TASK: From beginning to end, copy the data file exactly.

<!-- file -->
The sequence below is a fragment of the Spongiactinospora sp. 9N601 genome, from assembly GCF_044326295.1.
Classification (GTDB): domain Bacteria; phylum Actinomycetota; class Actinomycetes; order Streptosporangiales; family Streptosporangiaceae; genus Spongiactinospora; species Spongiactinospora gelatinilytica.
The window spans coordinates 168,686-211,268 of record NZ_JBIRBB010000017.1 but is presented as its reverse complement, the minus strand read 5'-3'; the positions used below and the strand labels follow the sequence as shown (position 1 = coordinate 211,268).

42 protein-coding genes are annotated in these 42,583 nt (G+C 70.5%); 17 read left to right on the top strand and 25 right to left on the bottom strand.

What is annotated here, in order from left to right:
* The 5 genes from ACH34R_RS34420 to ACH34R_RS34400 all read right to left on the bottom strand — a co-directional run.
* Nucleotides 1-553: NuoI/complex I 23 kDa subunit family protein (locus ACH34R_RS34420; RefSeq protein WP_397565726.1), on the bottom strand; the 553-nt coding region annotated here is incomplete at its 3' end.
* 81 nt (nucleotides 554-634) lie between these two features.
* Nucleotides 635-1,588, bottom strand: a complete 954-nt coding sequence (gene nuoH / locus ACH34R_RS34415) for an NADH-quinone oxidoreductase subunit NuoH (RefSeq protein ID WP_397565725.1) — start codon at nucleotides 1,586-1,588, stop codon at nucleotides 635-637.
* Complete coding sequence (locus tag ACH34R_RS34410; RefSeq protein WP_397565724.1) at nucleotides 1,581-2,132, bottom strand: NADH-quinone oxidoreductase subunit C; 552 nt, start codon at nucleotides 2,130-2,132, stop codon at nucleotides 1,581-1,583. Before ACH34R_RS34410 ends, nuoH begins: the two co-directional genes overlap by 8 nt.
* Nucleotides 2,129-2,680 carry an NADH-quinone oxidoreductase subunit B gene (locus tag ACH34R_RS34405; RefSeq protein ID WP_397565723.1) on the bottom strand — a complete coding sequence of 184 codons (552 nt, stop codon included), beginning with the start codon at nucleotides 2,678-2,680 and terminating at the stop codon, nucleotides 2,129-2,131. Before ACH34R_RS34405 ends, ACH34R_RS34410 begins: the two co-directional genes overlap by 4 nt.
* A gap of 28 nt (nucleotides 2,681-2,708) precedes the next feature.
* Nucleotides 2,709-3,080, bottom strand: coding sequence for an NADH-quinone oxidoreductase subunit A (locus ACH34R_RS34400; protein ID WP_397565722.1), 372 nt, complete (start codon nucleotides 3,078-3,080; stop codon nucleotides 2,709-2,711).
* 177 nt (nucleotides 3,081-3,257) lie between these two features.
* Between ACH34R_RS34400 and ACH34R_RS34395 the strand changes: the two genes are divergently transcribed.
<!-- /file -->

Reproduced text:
The sequence below is a fragment of the Spongiactinospora sp. 9N601 genome, from assembly GCF_044326295.1.
Classification (GTDB): domain Bacteria; phylum Actinomycetota; class Actinomycetes; order Streptosporangiales; family Streptosporangiaceae; genus Spongiactinospora; species Spongiactinospora gelatinilytica.
The window spans coordinates 168,686-211,268 of record NZ_JBIRBB010000017.1 but is presented as its reverse complement, the minus strand read 5'-3'; the positions used below and the strand labels follow the sequence as shown (position 1 = coordinate 211,268).

42 protein-coding genes are annotated in these 42,583 nt (G+C 70.5%); 17 read left to right on the top strand and 25 right to left on the bottom strand.

What is annotated here, in order from left to right:
* The 5 genes from ACH34R_RS34420 to ACH34R_RS34400 all read right to left on the bottom strand — a co-directional run.
* Nucleotides 1-553: NuoI/complex I 23 kDa subunit family protein (locus ACH34R_RS34420; RefSeq protein WP_397565726.1), on the bottom strand; the 553-nt coding region annotated here is incomplete at its 3' end.
* 81 nt (nucleotides 554-634) lie between these two features.
* Nucleotides 635-1,588, bottom strand: a complete 954-nt coding sequence (gene nuoH / locus ACH34R_RS34415) for an NADH-quinone oxidoreductase subunit NuoH (RefSeq protein ID WP_397565725.1) — start codon at nucleotides 1,586-1,588, stop codon at nucleotides 635-637.
* Complete coding sequence (locus tag ACH34R_RS34410; RefSeq protein WP_397565724.1) at nucleotides 1,581-2,132, bottom strand: NADH-quinone oxidoreductase subunit C; 552 nt, start codon at nucleotides 2,130-2,132, stop codon at nucleotides 1,581-1,583. Before ACH34R_RS34410 ends, nuoH begins: the two co-directional genes overlap by 8 nt.
* Nucleotides 2,129-2,680 carry an NADH-quinone oxidoreductase subunit B gene (locus tag ACH34R_RS34405; RefSeq protein ID WP_397565723.1) on the bottom strand — a complete coding sequence of 184 codons (552 nt, stop codon included), beginning with the start codon at nucleotides 2,678-2,680 and terminating at the stop codon, nucleotides 2,129-2,131. Before ACH34R_RS34405 ends, ACH34R_RS34410 begins: the two co-directional genes overlap by 4 nt.
* A gap of 28 nt (nucleotides 2,681-2,708) precedes the next feature.
* Nucleotides 2,709-3,080, bottom strand: coding sequence for an NADH-quinone oxidoreductase subunit A (locus ACH34R_RS34400; protein ID WP_397565722.1), 372 nt, complete (start codon nucleotides 3,078-3,080; stop codon nucleotides 2,709-2,711).
* 177 nt (nucleotides 3,081-3,257) lie between these two features.
* Between ACH34R_RS34400 and ACH34R_RS34395 the strand changes: the two genes are divergently transcribed.